Gerry Mulligan, Birth of the Cool & West Coast Jazz

Posted January 6th, 2012 at 12:10 pm (UTC+0)

Diaa Bekheet | Washington, DC – American baritone saxophonist and clarinetist Gerry Mulligan was one of the founding fathers of “Cool Jazz,” a new music style that turned jazz on its head in the late 1940s when the influence of bebop was sweeping the scene. Mulligan’s rhythmic agility, harmonic brilliance and arranging skills so impressed the trumpet great Miles Davis that he decided to add him to his band.

In fact, the talented arranger and commanding composer played a pivotal role in developing the sounds of “Cool Jazz” when he joined Davis’ nonet. Billed as the “Miles Davis Band”, the nonet also grouped Alto saxophonist Lee Konitz and trombonist Mike Zwerin,  pianist John Lewis, bassist Al McKibbon, and drummer Max Roach with Bill Barber on tuba, Junior Collins on French horn. They all gathered in brainstorming sessions, and the result was Birth of the Cool album in 1948. Mulligan wrote and arranged several tracks. Those sessions also marked the arrival of a new generation of jazz greats who would later have a great influence and impact on the world’s music scene.

Described as the most famous of all jazz baritone saxophonists, Mulligan is also considered one of the major pioneers of West Coast jazz, along with jazz giants Chet Baker, Dave Brubeck, Stan Getz, Shorty Rogers, Paul Desmond, Bud Shank, Russ Freeman, and Bill Holman.

I profiled Mulligan on my Jazz Club USA twice.  The first show was Jazz masters of the fifties, but here’s a show on the All-Star Tribute to him. Music follows Arabic narration.


Mulligan was born in New York in 1927. At the age of 14, he began studying clarinet at the hands of a little-known musician, Sammy Correnti, who also taught him the basics and rudiments of arranging. At 17, he started to arrange music for WCAU radio in Philadelphia.

The gifted baritone player and bandleader started his famous ‘piano-less’ quartet in 1952 with the “Prince of Cool” trumpeter great Chet Baker, bassist Bob Whitlock and drummer Chico Hamilton. Since the 1950s, he led quartets, quintets, and big bands. He was a featured member of the All-Star group. Many of his compositions are now a permanent part of the jazz repertory.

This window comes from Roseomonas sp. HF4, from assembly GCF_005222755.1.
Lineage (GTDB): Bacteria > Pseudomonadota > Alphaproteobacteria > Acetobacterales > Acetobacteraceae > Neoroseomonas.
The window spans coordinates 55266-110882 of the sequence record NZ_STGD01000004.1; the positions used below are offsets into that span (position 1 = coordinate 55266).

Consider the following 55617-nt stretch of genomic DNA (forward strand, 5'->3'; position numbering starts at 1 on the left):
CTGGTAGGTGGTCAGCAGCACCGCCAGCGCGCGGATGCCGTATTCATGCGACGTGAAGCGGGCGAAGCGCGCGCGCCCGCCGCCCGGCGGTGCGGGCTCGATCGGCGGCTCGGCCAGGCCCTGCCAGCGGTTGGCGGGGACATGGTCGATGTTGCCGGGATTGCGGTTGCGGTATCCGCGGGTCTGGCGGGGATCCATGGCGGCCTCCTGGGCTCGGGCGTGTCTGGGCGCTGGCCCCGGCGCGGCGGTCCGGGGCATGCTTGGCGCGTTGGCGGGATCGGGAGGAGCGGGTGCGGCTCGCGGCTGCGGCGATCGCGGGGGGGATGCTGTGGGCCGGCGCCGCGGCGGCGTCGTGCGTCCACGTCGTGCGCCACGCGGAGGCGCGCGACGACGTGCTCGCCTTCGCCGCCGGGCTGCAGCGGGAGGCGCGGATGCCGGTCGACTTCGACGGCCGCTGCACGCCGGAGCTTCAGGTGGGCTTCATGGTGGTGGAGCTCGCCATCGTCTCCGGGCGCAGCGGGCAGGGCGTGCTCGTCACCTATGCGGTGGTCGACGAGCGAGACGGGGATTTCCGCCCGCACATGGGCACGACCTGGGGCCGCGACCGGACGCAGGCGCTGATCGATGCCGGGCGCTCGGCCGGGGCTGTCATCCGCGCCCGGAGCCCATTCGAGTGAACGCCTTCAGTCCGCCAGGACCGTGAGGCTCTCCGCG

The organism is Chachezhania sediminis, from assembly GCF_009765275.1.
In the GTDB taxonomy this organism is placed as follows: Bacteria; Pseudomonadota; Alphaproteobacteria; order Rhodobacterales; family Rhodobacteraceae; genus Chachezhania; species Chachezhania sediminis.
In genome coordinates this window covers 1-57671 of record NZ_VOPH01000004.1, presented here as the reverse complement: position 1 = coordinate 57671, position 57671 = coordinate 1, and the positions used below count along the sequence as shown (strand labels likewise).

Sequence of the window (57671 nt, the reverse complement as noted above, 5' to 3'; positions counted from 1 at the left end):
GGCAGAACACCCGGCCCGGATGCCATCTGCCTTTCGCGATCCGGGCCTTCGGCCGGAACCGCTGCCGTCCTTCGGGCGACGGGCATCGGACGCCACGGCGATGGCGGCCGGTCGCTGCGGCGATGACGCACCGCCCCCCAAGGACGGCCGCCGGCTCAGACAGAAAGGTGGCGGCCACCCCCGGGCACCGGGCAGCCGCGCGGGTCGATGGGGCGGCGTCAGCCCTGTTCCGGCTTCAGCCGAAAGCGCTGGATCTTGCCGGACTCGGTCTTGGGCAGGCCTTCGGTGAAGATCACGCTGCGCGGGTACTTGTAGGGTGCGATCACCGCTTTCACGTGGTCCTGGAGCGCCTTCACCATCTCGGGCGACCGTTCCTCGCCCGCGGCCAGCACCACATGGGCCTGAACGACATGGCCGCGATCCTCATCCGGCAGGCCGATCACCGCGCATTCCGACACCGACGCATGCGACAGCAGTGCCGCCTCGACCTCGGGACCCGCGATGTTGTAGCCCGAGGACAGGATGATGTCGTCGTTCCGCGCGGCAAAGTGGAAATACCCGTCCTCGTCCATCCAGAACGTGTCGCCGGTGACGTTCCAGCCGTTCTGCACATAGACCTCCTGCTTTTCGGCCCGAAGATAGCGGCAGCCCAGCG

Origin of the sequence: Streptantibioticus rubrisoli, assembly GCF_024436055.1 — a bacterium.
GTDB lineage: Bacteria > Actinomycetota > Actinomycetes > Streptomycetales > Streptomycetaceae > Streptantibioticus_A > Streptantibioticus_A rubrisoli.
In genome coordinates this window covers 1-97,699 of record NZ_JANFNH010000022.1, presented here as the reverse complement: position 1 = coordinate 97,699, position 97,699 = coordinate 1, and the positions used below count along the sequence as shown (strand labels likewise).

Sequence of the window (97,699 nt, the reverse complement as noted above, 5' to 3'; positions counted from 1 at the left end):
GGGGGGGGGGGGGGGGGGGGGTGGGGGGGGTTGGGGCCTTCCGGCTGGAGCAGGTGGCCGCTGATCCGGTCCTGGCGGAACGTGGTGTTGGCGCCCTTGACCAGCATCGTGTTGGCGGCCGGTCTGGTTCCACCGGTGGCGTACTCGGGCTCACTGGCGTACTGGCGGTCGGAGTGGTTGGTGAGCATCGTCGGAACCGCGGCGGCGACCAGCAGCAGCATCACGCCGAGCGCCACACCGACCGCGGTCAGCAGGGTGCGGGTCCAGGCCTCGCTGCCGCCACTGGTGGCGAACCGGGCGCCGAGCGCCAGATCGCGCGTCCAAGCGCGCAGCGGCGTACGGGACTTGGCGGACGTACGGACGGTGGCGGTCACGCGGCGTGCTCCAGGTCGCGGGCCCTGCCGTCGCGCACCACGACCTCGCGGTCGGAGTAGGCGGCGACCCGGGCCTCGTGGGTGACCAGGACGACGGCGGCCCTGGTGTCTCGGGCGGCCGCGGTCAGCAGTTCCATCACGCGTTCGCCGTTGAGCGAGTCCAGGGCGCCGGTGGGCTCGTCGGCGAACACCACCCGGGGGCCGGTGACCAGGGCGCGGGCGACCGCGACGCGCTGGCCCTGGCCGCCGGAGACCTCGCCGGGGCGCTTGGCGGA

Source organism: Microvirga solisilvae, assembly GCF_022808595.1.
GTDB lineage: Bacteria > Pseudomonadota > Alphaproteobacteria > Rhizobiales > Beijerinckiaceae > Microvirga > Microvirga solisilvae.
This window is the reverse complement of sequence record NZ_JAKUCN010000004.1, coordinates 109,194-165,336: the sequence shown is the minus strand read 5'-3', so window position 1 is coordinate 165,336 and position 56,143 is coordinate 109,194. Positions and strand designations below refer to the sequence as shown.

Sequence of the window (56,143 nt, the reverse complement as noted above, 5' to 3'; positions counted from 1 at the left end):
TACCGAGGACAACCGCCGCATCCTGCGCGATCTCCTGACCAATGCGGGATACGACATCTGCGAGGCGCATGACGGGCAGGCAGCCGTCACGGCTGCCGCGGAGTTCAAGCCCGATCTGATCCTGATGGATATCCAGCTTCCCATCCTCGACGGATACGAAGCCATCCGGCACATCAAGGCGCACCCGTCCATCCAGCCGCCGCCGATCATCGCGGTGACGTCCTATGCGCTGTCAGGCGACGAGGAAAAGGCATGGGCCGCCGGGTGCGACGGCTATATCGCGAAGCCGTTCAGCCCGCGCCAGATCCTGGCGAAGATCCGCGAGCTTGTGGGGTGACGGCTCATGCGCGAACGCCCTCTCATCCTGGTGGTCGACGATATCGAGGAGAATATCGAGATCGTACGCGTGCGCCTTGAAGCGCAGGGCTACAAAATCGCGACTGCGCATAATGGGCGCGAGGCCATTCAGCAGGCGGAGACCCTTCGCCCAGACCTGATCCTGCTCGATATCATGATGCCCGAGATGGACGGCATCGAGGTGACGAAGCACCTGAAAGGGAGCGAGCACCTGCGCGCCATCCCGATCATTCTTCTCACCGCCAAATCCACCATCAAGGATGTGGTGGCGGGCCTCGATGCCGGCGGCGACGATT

In 1981, Mulligan won the Grammy Award for Best Jazz Instrumental Performance, Big Band, for his lightly swinging arrangements written for Walk On The Water. In 1982, his album Re-Birth of the Cool was inducted into the Grammy Hall of Fame. Two years later Mulligan himself was inducted into the Big Band and Jazz Hall of Fame.

Mulligan appeared in several movies and short films, including Follow That Music in 1946 with Gene Krupa’s bop-tinged band. He played alto saxophone. He also appeared as a jazz combo member in I Want to Live! (1958), The Rat Race (1960), The Subterraneans (1960) and Bells Are Ringing (1960).

He also appeared in a number of American and French films, including A Thousand Clowns (1965), La Menace (1977) and Les Petites galères (1977).

The jazz scene’s top “bari” player has left hundreds of compositions and 33 albums. He died in Connecticut in 1996.

Although Mulligan‘s baritone might be missing, some say his music does live on.


For more on jazz music, listen to VOA’s Jazz America

Diaa Bekheet
Diaa Bekheet has worked for a host of media outlets, including Radio Cairo in English, ETV News, Deutsche Presse-Agentur (dpa) and the Associated Press. He joined VOA in Feb. 1989 as an International Broadcaster, hosting a variety of popular news and entertainment shows such as Newshour, Radio Ride Across America, Business Week, and Jazz Club USA. He has interviewed a number of Jazz celebrities, including the legendary Dizzy Gillespie, Ramsey Lewis, Wayne Shorter, and George Benson. Diaa is currently an editor for our main English site,

5 responses to “Gerry Mulligan, Birth of the Cool & West Coast Jazz”

  1. […] original here:  Gerry Mulligan, Birth of the Cool – Voice of America (blog)Share this on del.icio.usDigg this!Stumble upon something good? Share it on StumbleUponShare this on […]

  2. Ciaran Mulcahy says:


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